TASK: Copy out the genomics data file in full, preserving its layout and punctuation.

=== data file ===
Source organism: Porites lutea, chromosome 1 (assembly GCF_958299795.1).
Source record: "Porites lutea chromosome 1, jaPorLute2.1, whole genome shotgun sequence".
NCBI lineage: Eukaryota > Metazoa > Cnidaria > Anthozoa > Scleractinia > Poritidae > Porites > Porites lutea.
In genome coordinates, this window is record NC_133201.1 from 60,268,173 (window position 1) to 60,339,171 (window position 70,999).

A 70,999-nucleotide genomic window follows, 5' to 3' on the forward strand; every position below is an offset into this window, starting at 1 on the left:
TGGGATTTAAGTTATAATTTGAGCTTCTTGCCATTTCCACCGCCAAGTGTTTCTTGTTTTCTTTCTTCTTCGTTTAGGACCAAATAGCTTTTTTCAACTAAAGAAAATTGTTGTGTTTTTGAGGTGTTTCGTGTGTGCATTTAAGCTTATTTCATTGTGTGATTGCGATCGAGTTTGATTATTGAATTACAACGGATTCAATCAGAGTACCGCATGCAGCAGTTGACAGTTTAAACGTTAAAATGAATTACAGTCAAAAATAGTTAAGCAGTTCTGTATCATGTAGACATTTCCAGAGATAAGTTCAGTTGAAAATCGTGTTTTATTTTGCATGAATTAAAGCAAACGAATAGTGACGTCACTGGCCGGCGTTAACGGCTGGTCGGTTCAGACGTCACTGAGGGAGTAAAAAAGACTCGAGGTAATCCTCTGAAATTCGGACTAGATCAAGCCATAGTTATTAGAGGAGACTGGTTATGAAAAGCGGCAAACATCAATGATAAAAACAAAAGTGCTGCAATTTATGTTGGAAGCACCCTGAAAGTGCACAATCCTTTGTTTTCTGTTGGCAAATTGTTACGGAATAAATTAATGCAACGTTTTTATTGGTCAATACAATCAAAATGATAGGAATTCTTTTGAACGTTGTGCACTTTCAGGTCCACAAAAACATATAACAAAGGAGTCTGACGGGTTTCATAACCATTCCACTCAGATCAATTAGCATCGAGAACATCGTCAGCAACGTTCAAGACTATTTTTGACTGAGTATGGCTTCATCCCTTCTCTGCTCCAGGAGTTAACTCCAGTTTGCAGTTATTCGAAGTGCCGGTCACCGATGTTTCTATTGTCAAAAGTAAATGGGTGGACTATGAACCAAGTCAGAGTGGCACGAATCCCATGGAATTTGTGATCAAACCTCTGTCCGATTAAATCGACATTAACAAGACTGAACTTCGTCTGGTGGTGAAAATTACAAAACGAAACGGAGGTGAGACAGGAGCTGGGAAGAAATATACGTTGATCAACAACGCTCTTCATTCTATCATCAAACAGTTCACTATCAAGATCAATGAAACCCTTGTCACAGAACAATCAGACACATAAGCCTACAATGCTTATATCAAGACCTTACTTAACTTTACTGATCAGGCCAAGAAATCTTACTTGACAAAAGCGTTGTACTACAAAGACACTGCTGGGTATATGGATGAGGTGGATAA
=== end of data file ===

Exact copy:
Source organism: Porites lutea, chromosome 1 (assembly GCF_958299795.1).
Source record: "Porites lutea chromosome 1, jaPorLute2.1, whole genome shotgun sequence".
NCBI lineage: Eukaryota > Metazoa > Cnidaria > Anthozoa > Scleractinia > Poritidae > Porites > Porites lutea.
In genome coordinates, this window is record NC_133201.1 from 60,268,173 (window position 1) to 60,339,171 (window position 70,999).

A 70,999-nucleotide genomic window follows, 5' to 3' on the forward strand; every position below is an offset into this window, starting at 1 on the left:
TGGGATTTAAGTTATAATTTGAGCTTCTTGCCATTTCCACCGCCAAGTGTTTCTTGTTTTCTTTCTTCTTCGTTTAGGACCAAATAGCTTTTTTCAACTAAAGAAAATTGTTGTGTTTTTGAGGTGTTTCGTGTGTGCATTTAAGCTTATTTCATTGTGTGATTGCGATCGAGTTTGATTATTGAATTACAACGGATTCAATCAGAGTACCGCATGCAGCAGTTGACAGTTTAAACGTTAAAATGAATTACAGTCAAAAATAGTTAAGCAGTTCTGTATCATGTAGACATTTCCAGAGATAAGTTCAGTTGAAAATCGTGTTTTATTTTGCATGAATTAAAGCAAACGAATAGTGACGTCACTGGCCGGCGTTAACGGCTGGTCGGTTCAGACGTCACTGAGGGAGTAAAAAAGACTCGAGGTAATCCTCTGAAATTCGGACTAGATCAAGCCATAGTTATTAGAGGAGACTGGTTATGAAAAGCGGCAAACATCAATGATAAAAACAAAAGTGCTGCAATTTATGTTGGAAGCACCCTGAAAGTGCACAATCCTTTGTTTTCTGTTGGCAAATTGTTACGGAATAAATTAATGCAACGTTTTTATTGGTCAATACAATCAAAATGATAGGAATTCTTTTGAACGTTGTGCACTTTCAGGTCCACAAAAACATATAACAAAGGAGTCTGACGGGTTTCATAACCATTCCACTCAGATCAATTAGCATCGAGAACATCGTCAGCAACGTTCAAGACTATTTTTGACTGAGTATGGCTTCATCCCTTCTCTGCTCCAGGAGTTAACTCCAGTTTGCAGTTATTCGAAGTGCCGGTCACCGATGTTTCTATTGTCAAAAGTAAATGGGTGGACTATGAACCAAGTCAGAGTGGCACGAATCCCATGGAATTTGTGATCAAACCTCTGTCCGATTAAATCGACATTAACAAGACTGAACTTCGTCTGGTGGTGAAAATTACAAAACGAAACGGAGGTGAGACAGGAGCTGGGAAGAAATATACGTTGATCAACAACGCTCTTCATTCTATCATCAAACAGTTCACTATCAAGATCAATGAAACCCTTGTCACAGAACAATCAGACACATAAGCCTACAATGCTTATATCAAGACCTTACTTAACTTTACTGATCAGGCCAAGAAATCTTACTTGACAAAAGCGTTGTACTACAAAGACACTGCTGGGTATATGGATGAGGTGGATAA